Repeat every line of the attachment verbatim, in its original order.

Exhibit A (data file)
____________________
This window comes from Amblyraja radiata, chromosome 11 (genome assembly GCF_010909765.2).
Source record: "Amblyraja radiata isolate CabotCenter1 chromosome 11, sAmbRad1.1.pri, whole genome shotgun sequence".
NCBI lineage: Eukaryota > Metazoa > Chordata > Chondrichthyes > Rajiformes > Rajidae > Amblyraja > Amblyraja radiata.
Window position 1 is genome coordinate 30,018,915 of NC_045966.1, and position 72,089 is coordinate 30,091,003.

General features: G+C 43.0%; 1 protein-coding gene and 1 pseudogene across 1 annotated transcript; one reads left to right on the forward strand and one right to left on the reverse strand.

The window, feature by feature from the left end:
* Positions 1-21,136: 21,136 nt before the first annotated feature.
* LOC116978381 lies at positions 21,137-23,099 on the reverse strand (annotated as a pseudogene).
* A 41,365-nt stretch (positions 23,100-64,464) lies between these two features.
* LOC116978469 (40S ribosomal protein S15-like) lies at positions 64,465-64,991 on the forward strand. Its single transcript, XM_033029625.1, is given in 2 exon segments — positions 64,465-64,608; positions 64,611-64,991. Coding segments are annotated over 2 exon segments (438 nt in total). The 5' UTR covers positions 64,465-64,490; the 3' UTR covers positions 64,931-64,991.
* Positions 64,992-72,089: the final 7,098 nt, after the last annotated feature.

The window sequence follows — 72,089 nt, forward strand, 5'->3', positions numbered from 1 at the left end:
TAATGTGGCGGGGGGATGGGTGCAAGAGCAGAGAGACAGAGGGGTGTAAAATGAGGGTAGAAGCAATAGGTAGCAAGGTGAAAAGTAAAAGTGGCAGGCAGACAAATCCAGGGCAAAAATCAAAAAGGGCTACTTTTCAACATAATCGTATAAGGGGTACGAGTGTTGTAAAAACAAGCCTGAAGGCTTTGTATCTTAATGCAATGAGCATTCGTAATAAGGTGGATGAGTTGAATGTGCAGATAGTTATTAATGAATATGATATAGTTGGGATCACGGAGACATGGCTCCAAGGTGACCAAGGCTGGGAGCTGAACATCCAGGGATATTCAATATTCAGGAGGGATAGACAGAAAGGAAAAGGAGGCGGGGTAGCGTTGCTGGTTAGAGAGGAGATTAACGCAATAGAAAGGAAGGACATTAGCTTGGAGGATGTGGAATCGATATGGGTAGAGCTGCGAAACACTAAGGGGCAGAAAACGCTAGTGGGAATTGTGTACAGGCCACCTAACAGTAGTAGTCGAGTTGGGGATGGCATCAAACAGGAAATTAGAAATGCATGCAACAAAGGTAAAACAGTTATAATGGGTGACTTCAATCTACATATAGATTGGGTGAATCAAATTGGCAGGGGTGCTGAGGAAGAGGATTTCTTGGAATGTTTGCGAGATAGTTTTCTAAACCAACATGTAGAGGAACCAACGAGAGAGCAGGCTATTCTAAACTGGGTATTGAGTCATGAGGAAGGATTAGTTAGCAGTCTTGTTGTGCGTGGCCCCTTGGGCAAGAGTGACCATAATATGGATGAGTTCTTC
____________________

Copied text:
This window comes from Amblyraja radiata, chromosome 11 (genome assembly GCF_010909765.2).
Source record: "Amblyraja radiata isolate CabotCenter1 chromosome 11, sAmbRad1.1.pri, whole genome shotgun sequence".
NCBI lineage: Eukaryota > Metazoa > Chordata > Chondrichthyes > Rajiformes > Rajidae > Amblyraja > Amblyraja radiata.
Window position 1 is genome coordinate 30,018,915 of NC_045966.1, and position 72,089 is coordinate 30,091,003.

General features: G+C 43.0%; 1 protein-coding gene and 1 pseudogene across 1 annotated transcript; one reads left to right on the forward strand and one right to left on the reverse strand.

The window, feature by feature from the left end:
* Positions 1-21,136: 21,136 nt before the first annotated feature.
* LOC116978381 lies at positions 21,137-23,099 on the reverse strand (annotated as a pseudogene).
* A 41,365-nt stretch (positions 23,100-64,464) lies between these two features.
* LOC116978469 (40S ribosomal protein S15-like) lies at positions 64,465-64,991 on the forward strand. Its single transcript, XM_033029625.1, is given in 2 exon segments — positions 64,465-64,608; positions 64,611-64,991. Coding segments are annotated over 2 exon segments (438 nt in total). The 5' UTR covers positions 64,465-64,490; the 3' UTR covers positions 64,931-64,991.
* Positions 64,992-72,089: the final 7,098 nt, after the last annotated feature.

The window sequence follows — 72,089 nt, forward strand, 5'->3', positions numbered from 1 at the left end:
TAATGTGGCGGGGGGATGGGTGCAAGAGCAGAGAGACAGAGGGGTGTAAAATGAGGGTAGAAGCAATAGGTAGCAAGGTGAAAAGTAAAAGTGGCAGGCAGACAAATCCAGGGCAAAAATCAAAAAGGGCTACTTTTCAACATAATCGTATAAGGGGTACGAGTGTTGTAAAAACAAGCCTGAAGGCTTTGTATCTTAATGCAATGAGCATTCGTAATAAGGTGGATGAGTTGAATGTGCAGATAGTTATTAATGAATATGATATAGTTGGGATCACGGAGACATGGCTCCAAGGTGACCAAGGCTGGGAGCTGAACATCCAGGGATATTCAATATTCAGGAGGGATAGACAGAAAGGAAAAGGAGGCGGGGTAGCGTTGCTGGTTAGAGAGGAGATTAACGCAATAGAAAGGAAGGACATTAGCTTGGAGGATGTGGAATCGATATGGGTAGAGCTGCGAAACACTAAGGGGCAGAAAACGCTAGTGGGAATTGTGTACAGGCCACCTAACAGTAGTAGTCGAGTTGGGGATGGCATCAAACAGGAAATTAGAAATGCATGCAACAAAGGTAAAACAGTTATAATGGGTGACTTCAATCTACATATAGATTGGGTGAATCAAATTGGCAGGGGTGCTGAGGAAGAGGATTTCTTGGAATGTTTGCGAGATAGTTTTCTAAACCAACATGTAGAGGAACCAACGAGAGAGCAGGCTATTCTAAACTGGGTATTGAGTCATGAGGAAGGATTAGTTAGCAGTCTTGTTGTGCGTGGCCCCTTGGGCAAGAGTGACCATAATATGGATGAGTTCTTC